program even further”. (Executive teacher)

IWB hardware and software are technology that supports teaching rather than
dominating it.

      “The technology at Richardson has proven to be remarkably robust and the operating
      software has a Microsoft look and feel to it. This enables teachers to start using the basic
      features of the technology after only a brief introduction”. (School Executive)

The training on the capabilities of the technology needs to be really hands on. One
teacher commented that more opportunities to follow up specific demonstrations with
‘hands-on’ practice immediately after the sharing sessions would be very helpful.

The IWBs gives the teacher flexibility to save and recall work at a later time. It is also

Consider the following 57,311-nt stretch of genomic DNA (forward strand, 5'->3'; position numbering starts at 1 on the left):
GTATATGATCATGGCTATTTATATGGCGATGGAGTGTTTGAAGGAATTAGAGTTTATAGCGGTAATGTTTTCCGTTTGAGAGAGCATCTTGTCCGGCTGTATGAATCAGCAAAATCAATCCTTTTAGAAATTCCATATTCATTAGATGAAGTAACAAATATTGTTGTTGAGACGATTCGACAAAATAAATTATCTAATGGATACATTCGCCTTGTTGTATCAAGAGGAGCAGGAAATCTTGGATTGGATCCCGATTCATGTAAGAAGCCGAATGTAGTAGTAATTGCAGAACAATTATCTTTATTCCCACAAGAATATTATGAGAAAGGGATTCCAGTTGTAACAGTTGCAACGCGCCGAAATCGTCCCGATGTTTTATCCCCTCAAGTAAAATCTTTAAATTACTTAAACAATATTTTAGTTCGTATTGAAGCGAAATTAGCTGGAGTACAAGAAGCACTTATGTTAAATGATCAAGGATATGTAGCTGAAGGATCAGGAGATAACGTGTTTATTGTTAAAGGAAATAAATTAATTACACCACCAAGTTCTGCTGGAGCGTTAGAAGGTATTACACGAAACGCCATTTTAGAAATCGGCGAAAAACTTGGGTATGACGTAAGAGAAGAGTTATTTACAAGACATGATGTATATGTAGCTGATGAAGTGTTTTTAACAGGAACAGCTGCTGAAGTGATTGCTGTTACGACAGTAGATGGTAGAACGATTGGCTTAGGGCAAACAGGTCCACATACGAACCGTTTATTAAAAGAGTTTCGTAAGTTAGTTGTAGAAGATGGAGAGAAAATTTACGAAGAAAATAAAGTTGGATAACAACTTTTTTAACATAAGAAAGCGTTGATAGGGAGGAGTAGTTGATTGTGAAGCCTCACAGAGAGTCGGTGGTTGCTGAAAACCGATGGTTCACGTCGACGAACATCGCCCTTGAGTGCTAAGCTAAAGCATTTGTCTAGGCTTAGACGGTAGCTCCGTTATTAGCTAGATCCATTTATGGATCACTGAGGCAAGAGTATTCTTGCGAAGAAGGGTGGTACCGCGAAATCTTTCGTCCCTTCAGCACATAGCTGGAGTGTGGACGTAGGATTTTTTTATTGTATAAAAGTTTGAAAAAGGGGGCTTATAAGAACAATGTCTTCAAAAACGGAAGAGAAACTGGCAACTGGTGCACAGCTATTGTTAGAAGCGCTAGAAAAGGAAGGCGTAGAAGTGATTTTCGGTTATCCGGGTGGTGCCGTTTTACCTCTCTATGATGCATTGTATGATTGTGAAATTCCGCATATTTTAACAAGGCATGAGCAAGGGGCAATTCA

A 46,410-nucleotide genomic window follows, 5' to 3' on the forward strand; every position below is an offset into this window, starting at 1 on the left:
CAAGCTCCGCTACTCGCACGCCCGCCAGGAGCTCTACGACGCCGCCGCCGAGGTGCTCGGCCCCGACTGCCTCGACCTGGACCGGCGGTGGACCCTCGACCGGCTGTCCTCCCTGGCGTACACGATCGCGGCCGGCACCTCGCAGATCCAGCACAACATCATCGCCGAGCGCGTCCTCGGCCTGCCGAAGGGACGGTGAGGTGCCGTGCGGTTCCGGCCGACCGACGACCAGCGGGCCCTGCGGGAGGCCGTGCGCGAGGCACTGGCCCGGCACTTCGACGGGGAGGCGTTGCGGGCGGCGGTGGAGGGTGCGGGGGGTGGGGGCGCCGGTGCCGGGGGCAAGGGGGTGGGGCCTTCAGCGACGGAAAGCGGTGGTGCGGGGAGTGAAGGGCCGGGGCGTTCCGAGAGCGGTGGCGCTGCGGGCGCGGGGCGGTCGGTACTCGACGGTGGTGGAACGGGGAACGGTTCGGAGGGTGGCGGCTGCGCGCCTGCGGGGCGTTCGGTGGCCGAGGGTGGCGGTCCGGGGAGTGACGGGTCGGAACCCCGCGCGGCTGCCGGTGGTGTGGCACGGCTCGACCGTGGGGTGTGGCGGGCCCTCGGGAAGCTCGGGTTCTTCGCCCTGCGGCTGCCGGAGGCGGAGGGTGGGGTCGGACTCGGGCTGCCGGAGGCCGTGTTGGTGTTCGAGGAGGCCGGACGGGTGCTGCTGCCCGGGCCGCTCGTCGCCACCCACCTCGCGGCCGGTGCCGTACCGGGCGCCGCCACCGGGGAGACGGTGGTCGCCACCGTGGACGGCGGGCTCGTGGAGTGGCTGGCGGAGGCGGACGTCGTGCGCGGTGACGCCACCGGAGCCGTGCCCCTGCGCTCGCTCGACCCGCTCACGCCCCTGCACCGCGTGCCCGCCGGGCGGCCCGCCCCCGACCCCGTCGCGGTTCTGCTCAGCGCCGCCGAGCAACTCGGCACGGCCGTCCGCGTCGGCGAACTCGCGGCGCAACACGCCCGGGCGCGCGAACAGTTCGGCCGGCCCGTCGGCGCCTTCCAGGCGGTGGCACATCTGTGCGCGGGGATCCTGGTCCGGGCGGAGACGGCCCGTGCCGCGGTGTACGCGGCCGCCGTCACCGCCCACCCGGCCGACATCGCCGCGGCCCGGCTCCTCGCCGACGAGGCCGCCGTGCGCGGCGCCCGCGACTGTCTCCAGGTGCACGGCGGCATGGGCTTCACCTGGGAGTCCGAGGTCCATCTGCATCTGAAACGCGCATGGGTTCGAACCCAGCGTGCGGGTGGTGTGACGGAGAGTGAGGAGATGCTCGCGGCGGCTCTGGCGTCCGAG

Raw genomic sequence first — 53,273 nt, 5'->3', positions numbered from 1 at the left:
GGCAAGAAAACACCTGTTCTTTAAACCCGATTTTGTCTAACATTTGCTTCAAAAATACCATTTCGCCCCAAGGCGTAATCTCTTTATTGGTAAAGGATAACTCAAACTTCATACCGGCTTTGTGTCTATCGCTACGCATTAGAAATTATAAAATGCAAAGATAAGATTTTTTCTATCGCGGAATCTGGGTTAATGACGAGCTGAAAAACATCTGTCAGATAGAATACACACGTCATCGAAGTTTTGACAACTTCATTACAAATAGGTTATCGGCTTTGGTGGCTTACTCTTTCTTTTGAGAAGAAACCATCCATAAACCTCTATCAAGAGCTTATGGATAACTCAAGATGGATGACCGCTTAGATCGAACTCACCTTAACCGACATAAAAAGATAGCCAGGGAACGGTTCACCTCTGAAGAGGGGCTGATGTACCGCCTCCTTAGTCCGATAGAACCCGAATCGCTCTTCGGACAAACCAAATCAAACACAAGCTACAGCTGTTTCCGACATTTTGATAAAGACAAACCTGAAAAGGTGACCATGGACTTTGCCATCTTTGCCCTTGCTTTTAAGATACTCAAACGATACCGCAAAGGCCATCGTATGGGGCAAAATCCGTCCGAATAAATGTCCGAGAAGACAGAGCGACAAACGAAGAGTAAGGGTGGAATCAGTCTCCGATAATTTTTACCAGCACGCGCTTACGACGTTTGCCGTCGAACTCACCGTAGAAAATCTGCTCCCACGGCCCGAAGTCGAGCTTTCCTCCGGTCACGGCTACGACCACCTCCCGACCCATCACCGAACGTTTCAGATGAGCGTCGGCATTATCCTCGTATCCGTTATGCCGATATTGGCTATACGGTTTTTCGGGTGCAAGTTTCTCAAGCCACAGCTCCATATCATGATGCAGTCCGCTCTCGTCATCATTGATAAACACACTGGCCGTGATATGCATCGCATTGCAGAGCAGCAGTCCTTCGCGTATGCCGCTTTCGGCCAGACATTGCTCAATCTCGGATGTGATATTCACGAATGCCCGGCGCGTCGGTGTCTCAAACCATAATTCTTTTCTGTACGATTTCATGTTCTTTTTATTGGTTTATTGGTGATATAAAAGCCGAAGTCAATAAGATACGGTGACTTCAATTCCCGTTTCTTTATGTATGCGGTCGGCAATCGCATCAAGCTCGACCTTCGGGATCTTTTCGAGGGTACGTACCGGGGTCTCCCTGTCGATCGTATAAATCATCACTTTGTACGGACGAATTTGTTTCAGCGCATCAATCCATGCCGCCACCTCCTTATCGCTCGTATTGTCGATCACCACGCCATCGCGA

helpful when students have been absent and work has been missed. However,
teachers see their preparation as ongoing, and open to refinement with time.

      “I save and review students’ work, but I will refine the resources over time, not just
      repeat them”. (Classroom teacher)

The degree to which teachers use the diverse applications of the technology varied,
dependent on their previous experience and confidence.

      “I am slowly integrating the IWB more deliberately than before but feel my own
      knowledge and skills are limited”. (Classroom teacher)

Time needs to be allowed for teachers to feel confident with the technology and to then
incorporate it as an integral part of their practice. There can initially be a sense of
reinventing the wheel.

      “There is so much to do, so much opportunity, but I need time”. (Classroom teacher)